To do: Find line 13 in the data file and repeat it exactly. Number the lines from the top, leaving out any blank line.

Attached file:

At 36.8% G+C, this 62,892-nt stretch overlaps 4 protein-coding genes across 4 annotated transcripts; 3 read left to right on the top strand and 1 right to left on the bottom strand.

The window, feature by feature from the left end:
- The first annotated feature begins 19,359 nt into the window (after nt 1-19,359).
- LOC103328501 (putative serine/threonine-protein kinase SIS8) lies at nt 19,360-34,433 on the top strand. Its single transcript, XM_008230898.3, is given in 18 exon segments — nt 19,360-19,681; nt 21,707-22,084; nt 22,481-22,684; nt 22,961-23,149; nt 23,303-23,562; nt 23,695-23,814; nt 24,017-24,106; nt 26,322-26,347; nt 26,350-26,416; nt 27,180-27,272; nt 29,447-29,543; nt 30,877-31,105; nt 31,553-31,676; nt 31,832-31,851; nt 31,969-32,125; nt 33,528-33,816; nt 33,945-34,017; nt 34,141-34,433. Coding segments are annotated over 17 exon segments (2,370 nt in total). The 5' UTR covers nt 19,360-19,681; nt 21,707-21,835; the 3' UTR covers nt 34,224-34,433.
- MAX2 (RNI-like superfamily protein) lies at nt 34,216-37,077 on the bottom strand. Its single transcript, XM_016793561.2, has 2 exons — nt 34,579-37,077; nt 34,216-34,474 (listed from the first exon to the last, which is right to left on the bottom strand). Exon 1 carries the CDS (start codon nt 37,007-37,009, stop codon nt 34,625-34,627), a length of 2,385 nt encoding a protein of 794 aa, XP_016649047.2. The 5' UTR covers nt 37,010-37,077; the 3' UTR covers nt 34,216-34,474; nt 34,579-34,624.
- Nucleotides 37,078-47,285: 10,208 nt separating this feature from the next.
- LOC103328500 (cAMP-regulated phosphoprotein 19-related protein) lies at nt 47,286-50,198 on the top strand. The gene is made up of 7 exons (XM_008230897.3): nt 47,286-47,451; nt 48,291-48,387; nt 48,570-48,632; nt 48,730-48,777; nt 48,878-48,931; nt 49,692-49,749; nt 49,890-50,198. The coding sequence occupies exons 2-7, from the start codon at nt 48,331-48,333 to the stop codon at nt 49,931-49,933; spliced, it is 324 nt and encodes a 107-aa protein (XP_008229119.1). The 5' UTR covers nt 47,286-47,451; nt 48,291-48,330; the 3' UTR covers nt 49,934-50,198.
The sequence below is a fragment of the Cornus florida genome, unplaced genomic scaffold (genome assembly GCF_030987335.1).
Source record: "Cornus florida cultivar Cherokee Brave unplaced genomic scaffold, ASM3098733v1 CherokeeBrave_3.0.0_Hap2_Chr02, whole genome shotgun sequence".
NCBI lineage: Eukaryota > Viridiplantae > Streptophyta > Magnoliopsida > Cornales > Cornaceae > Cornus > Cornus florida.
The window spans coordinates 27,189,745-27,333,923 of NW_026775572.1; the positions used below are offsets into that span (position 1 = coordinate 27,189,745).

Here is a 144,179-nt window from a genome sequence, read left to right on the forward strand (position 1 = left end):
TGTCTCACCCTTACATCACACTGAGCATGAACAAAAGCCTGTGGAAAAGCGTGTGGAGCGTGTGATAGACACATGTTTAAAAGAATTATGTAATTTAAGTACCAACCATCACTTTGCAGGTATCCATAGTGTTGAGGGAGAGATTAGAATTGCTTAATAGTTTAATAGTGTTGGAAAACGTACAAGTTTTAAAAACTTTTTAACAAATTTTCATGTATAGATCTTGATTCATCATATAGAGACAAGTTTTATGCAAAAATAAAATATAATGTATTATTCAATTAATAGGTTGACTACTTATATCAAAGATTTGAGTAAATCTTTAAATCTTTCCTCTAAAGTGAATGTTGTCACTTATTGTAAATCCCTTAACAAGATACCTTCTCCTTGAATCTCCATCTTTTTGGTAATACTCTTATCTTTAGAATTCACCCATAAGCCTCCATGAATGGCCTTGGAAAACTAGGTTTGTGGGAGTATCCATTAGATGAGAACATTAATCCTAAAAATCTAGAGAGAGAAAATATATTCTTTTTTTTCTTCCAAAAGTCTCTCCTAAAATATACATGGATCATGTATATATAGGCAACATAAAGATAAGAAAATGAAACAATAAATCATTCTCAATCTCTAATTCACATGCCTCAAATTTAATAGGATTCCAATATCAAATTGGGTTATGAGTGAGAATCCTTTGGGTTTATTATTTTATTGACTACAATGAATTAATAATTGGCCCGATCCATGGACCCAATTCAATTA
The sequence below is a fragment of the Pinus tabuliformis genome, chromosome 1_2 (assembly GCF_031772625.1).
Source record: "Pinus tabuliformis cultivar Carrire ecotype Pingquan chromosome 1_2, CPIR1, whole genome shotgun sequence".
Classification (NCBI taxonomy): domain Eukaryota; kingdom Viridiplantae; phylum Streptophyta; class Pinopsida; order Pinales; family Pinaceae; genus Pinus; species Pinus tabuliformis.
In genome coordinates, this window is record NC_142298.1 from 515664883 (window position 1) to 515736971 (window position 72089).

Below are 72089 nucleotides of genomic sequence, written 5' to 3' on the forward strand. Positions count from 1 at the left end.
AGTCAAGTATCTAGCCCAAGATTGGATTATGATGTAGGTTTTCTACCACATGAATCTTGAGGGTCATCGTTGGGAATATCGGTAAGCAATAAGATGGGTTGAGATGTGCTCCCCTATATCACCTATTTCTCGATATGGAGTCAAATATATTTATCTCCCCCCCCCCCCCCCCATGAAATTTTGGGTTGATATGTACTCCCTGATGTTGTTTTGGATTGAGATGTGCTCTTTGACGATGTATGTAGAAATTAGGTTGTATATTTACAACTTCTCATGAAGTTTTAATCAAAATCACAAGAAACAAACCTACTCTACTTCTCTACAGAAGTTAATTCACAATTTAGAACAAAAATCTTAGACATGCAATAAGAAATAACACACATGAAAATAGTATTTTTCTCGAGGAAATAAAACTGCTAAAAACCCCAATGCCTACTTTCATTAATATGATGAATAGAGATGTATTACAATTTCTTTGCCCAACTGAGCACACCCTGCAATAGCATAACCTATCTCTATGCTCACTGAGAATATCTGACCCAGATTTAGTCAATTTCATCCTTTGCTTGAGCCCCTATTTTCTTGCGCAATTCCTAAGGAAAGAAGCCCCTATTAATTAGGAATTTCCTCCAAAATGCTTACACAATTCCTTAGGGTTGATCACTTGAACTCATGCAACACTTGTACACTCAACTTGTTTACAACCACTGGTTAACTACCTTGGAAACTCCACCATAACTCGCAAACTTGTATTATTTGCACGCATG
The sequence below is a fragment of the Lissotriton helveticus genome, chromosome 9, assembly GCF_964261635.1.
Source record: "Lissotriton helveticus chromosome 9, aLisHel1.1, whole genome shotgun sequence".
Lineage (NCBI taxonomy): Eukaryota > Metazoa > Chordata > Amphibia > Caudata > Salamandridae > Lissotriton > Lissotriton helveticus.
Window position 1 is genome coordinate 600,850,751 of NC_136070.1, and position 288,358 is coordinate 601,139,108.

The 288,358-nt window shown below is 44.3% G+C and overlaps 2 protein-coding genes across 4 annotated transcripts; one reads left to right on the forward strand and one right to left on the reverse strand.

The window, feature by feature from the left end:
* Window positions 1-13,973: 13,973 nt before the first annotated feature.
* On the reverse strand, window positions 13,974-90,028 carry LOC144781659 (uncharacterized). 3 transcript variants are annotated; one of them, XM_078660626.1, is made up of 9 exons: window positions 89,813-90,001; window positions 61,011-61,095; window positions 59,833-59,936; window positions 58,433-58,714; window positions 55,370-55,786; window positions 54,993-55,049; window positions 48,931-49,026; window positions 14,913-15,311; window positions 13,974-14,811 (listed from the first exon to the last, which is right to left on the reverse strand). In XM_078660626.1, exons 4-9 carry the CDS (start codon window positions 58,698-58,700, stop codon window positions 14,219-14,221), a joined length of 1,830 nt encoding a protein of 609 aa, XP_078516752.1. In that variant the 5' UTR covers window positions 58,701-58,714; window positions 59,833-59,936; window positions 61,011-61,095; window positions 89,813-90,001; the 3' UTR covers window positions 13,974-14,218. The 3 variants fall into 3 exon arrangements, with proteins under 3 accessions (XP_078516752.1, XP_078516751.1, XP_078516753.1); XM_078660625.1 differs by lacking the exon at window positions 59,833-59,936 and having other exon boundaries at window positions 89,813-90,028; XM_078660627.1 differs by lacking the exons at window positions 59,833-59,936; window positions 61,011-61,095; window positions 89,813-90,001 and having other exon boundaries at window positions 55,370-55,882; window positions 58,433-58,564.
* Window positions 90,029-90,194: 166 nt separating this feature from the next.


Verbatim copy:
TGTCTCACCCTTACATCACACTGAGCATGAACAAAAGCCTGTGGAAAAGCGTGTGGAGCGTGTGATAGACACATGTTTAAAAGAATTATGTAATTTAAGTACCAACCATCACTTTGCAGGTATCCATAGTGTTGAGGGAGAGATTAGAATTGCTTAATAGTTTAATAGTGTTGGAAAACGTACAAGTTTTAAAAACTTTTTAACAAATTTTCATGTATAGATCTTGATTCATCATATAGAGACAAGTTTTATGCAAAAATAAAATATAATGTATTATTCAATTAATAGGTTGACTACTTATATCAAAGATTTGAGTAAATCTTTAAATCTTTCCTCTAAAGTGAATGTTGTCACTTATTGTAAATCCCTTAACAAGATACCTTCTCCTTGAATCTCCATCTTTTTGGTAATACTCTTATCTTTAGAATTCACCCATAAGCCTCCATGAATGGCCTTGGAAAACTAGGTTTGTGGGAGTATCCATTAGATGAGAACATTAATCCTAAAAATCTAGAGAGAGAAAATATATTCTTTTTTTTCTTCCAAAAGTCTCTCCTAAAATATACATGGATCATGTATATATAGGCAACATAAAGATAAGAAAATGAAACAATAAATCATTCTCAATCTCTAATTCACATGCCTCAAATTTAATAGGATTCCAATATCAAATTGGGTTATGAGTGAGAATCCTTTGGGTTTATTATTTTATTGACTACAATGAATTAATAATTGGCCCGATCCATGGACCCAATTCAATTA